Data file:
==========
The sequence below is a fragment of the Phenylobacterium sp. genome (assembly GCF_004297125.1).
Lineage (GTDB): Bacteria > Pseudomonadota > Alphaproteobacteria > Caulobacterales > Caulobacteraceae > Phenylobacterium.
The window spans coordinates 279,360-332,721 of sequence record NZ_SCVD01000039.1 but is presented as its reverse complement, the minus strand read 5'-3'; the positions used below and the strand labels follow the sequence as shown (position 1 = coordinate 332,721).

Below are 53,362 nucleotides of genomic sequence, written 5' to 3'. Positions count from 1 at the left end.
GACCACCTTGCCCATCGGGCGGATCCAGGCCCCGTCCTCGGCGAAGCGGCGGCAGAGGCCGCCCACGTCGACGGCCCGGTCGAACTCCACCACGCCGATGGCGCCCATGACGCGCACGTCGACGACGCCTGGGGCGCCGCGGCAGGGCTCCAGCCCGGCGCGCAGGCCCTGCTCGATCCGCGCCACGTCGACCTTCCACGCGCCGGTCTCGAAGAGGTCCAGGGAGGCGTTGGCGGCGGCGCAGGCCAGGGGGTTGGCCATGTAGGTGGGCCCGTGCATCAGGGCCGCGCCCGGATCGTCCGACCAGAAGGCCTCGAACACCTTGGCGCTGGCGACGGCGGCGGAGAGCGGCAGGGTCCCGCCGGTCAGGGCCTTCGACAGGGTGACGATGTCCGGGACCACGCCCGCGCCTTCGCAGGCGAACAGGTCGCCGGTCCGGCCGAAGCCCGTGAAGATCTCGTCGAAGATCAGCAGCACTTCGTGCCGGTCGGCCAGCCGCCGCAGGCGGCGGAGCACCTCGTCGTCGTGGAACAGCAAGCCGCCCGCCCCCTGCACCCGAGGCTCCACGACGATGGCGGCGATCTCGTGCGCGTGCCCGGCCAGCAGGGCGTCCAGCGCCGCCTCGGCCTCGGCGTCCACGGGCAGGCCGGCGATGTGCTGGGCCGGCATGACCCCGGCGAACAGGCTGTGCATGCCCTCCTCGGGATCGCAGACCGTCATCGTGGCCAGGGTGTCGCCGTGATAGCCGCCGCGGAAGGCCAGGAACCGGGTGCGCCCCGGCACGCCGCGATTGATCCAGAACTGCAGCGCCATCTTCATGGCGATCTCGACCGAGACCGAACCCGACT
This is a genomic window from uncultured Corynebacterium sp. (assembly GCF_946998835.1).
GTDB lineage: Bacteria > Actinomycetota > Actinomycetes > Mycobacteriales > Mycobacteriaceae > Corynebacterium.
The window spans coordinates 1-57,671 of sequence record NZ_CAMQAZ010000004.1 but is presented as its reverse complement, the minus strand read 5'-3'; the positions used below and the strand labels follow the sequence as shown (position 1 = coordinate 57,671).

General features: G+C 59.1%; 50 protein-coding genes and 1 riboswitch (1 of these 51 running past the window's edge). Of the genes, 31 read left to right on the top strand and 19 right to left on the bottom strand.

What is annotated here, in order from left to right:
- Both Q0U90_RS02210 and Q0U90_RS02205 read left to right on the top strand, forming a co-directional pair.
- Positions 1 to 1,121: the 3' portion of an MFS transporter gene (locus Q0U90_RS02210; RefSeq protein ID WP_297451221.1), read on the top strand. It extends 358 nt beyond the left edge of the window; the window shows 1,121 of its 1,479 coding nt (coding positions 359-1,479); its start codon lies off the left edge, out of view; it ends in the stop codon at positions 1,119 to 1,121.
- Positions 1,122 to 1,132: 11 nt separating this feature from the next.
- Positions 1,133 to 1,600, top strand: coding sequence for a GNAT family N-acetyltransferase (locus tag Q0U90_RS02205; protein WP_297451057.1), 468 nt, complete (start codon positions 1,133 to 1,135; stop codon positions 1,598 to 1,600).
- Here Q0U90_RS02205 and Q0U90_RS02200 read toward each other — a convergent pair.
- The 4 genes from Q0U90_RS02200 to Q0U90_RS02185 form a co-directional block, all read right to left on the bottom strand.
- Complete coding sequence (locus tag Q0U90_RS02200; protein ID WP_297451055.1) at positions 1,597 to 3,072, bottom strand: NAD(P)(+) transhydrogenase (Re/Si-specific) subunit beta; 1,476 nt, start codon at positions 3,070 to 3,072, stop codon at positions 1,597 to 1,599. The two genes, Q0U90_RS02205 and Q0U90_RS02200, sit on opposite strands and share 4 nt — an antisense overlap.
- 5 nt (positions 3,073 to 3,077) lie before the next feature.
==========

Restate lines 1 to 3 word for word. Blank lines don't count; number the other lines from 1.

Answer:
The sequence below is a fragment of the Phenylobacterium sp. genome (assembly GCF_004297125.1).
Lineage (GTDB): Bacteria > Pseudomonadota > Alphaproteobacteria > Caulobacterales > Caulobacteraceae > Phenylobacterium.
The window spans coordinates 279,360-332,721 of sequence record NZ_SCVD01000039.1 but is presented as its reverse complement, the minus strand read 5'-3'; the positions used below and the strand labels follow the sequence as shown (position 1 = coordinate 332,721).